As a result, most psychotherapeutic systems and even pop-psychology theories treat the Inner Critic as the enemy and try to “get rid of it.” Usually, attempts to destroy it only disrespect, irritate, and strengthen it. However, this ridding intention reveals a misunderstanding of the Inner Critic’s essential role; namely it’s protective role in trying to keep you from getting emotionally hurt or disapproved of. Wow, tough job when you think about it from that perspective. It is trying to protect you from some underlying anxiety or deep fear about life: being unworthy of love, being abandoned, losing respect, failing, etc.

The first step is to speak directly to the Inner Critic either through Journaling or to allow yourself to embody the Inner Critic through the Voice Dialogue process—ideally with a psychotherapist or coach trained in Voice Dialogue, able to support you in speaking with your Inner Critic. (I first came across Voice Dialogue in 2007, and it has been an essential component not only in my with life coaching and emotional eating clients but also in my own personal awareness evolution.) Theses processes allow you to begin to separate from the unconscious identification with the Inner Critic and experience a more objective and friendly relationship with it. You begin to increase your awareness of what it feels like in your muscles, breath, posture, and tone of voice to be identified with the Inner Critic. Initial conversations with the Inner Critic usually focus upon its criticisms, but as you cultivate a better relationship, understanding and awareness of it, you can explore its underlying self-defending fear motives in its “protective” attacks. Therein, the focus shifts away from the content of its attacks and instead on hearing it’s more fundamental underlying issues.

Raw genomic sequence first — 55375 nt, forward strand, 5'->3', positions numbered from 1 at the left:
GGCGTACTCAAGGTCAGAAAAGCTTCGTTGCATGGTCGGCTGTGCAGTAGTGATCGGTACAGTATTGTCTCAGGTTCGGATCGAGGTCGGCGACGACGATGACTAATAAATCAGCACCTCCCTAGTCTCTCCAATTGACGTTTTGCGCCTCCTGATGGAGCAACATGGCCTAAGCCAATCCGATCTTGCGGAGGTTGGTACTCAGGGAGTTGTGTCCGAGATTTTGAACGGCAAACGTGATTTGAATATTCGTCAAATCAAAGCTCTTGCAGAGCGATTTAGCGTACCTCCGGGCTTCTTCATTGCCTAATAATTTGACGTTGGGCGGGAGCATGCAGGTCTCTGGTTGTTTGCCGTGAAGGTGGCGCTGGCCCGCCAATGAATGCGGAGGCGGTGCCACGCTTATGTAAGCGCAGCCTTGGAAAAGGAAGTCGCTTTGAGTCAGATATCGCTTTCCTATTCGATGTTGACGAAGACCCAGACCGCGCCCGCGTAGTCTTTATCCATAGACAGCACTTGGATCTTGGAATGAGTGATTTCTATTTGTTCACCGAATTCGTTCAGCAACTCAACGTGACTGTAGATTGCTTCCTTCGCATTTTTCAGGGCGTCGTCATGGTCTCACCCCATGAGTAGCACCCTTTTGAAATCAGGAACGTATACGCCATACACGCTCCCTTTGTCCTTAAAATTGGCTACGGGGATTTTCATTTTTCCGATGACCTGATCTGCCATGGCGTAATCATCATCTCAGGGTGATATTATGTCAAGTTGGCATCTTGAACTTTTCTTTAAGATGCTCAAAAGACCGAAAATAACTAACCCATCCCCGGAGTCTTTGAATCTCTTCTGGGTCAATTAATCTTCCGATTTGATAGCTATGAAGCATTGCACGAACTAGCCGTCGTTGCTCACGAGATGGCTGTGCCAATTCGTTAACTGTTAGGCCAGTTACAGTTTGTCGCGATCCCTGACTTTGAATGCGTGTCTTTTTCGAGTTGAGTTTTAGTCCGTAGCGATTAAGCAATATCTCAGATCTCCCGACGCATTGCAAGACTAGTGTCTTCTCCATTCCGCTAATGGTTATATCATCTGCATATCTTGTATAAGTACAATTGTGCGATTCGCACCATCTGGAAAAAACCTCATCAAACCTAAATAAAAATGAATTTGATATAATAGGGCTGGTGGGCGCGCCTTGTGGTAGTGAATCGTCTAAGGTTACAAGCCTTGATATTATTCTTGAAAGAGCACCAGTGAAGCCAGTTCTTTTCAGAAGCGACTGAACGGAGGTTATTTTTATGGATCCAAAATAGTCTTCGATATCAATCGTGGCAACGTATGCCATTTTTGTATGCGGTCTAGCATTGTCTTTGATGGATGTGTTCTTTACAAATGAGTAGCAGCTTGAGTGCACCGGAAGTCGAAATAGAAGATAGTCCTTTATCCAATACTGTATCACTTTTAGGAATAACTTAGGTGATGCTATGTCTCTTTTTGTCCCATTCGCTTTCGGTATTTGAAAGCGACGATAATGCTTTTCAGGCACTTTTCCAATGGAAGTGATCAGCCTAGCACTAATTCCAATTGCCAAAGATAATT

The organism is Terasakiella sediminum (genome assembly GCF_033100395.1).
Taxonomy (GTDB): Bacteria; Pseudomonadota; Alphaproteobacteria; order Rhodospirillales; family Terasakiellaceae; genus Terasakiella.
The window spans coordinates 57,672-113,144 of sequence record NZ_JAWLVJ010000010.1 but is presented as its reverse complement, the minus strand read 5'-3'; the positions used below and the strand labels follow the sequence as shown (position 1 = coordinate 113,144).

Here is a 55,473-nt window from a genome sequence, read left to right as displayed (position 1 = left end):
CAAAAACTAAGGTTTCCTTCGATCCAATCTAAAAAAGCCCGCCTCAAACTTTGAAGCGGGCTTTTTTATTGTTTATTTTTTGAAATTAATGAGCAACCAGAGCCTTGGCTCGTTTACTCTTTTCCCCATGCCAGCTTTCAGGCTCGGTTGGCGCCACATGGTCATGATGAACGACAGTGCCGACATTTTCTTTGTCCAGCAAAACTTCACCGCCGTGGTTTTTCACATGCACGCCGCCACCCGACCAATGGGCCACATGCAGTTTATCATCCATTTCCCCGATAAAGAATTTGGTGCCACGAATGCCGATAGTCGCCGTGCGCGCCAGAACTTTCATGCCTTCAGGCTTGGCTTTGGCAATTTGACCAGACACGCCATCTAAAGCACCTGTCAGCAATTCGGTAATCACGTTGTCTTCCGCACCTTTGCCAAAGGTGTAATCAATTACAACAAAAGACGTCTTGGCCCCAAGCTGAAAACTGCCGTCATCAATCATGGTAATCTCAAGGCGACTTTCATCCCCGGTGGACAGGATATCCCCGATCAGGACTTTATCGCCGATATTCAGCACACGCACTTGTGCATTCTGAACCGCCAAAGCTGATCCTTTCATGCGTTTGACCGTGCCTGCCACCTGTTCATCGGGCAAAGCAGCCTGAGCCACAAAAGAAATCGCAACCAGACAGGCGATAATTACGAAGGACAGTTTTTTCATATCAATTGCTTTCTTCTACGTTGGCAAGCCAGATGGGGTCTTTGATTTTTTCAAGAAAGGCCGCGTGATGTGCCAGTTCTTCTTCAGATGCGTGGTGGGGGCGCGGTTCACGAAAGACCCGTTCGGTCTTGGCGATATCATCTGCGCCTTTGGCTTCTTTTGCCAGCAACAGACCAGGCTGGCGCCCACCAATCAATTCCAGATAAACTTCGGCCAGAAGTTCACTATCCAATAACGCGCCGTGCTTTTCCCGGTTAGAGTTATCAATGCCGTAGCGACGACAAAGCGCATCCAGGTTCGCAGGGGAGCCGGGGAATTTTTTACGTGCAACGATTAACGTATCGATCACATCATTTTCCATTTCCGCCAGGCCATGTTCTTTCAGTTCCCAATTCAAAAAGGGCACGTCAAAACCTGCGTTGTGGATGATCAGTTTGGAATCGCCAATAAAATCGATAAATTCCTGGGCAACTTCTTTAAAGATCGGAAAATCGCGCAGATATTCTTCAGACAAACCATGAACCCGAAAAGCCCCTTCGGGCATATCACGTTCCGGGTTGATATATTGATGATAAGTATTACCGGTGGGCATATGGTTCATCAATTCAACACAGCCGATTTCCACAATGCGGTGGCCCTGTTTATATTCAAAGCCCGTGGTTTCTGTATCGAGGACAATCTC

Therefore, the solution is not to reject it, but rather to embrace your Inner Critic and understand the motivational wisdom behind it, so that you can use it as an ally. Once these fears are allayed, the Inner Critic increasingly quiets and its criticisms become objectively supportive, as opposed to destructive. Once you make friends with the inner Critic and it feels safe for it not to have to so fearfully berate you, the high side of the critic is that it turns into an internal guidance system that offers feedback about how to improve things, objectively review your work, help you pay attention, gently point out how you can live a more balanced lifestyle and take better care of yourself.

You CANNOT get rid of your Critic; nor should you try. Remember it is just doing its job of protecting you. There is nothing inherently wrong with you or your Inner Critic other than your unconsciously identifying with it. But, if you let it dominate your consciousness, its constant anxious critique can cripple you. Instead honor, embrace, and consult the Inner Critic as an early internal warning system from a place of Awareness rather than unconsciously letting it run you. In this context, give it a Voice and let it speak. Then, as you become more aware, practice catching yourself identifying with it sooner. Eventually it can be a powerful partner in your journey through life to greater wholeness.


sit down with a journal, close your eyes, ground into your body, feel your breath, ask to speak with your Inner Critic, allow it to animate your body and write as the Inner Critic writing in stream of consciousness whatever wants to be said.

Helpful prompts include:

What is your job?

How are trying to protect me?

What are your biggest fears?

What do you need me to do in my life so we can create a more harmonious relationship?

How can we be nicer to each other & support better self-care, self-discipline, staying focused, & gentle feedback?

Anything else you want to say?